Monetary Policy and Sovereign Risk in Emerging Economies (NK-Default)
This paper develops a New Keynesian model with sovereign default risk (NK-Default). We focus on the interaction between monetary policy, conducted according to an interest rate rule that targets inflation, and external defaultable debt issued by the government. Monetary policy and default risk interact since both affect domestic consumption, production, and inflation. We find that default risk amplifies monetary frictions and generates a tension for monetary policy, which increases the volatility of inflation and nominal rates. These monetary frictions in turn discipline sovereign borrowing, slowing down debt accumulation and lowering sovereign spreads. Our framework replicates the positive comovements of spreads with nominal domestic rates and inflation, a salient feature of emerging markets data, and can rationalize the experience of Brazil during the 2015 downturn, with high inflation, nominal rates, and spreads.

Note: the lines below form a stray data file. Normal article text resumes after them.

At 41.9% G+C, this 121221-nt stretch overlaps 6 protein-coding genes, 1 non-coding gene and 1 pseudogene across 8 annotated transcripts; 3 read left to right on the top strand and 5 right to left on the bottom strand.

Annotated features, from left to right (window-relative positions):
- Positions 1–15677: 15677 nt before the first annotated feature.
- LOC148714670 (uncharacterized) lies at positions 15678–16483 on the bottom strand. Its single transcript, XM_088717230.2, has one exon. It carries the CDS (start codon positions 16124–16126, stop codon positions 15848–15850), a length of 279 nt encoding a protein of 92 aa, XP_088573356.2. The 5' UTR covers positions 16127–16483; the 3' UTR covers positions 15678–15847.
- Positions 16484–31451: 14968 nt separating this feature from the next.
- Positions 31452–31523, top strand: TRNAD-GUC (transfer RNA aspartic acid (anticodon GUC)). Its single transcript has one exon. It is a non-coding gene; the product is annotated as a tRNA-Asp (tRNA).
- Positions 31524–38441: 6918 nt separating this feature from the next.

We thank our discussants Luigi Bocola, Satyajit Chatterjee, Giancarlo Corsetti, Juan Carlos Hatchondo, Radek Paluszynski, and Vivian Yue for insightful comments and suggestions. The views expressed herein are those of the authors and not necessarily those of the Federal Reserve Bank of Minneapolis, the Federal Reserve System, or the National Bureau of Economic Research.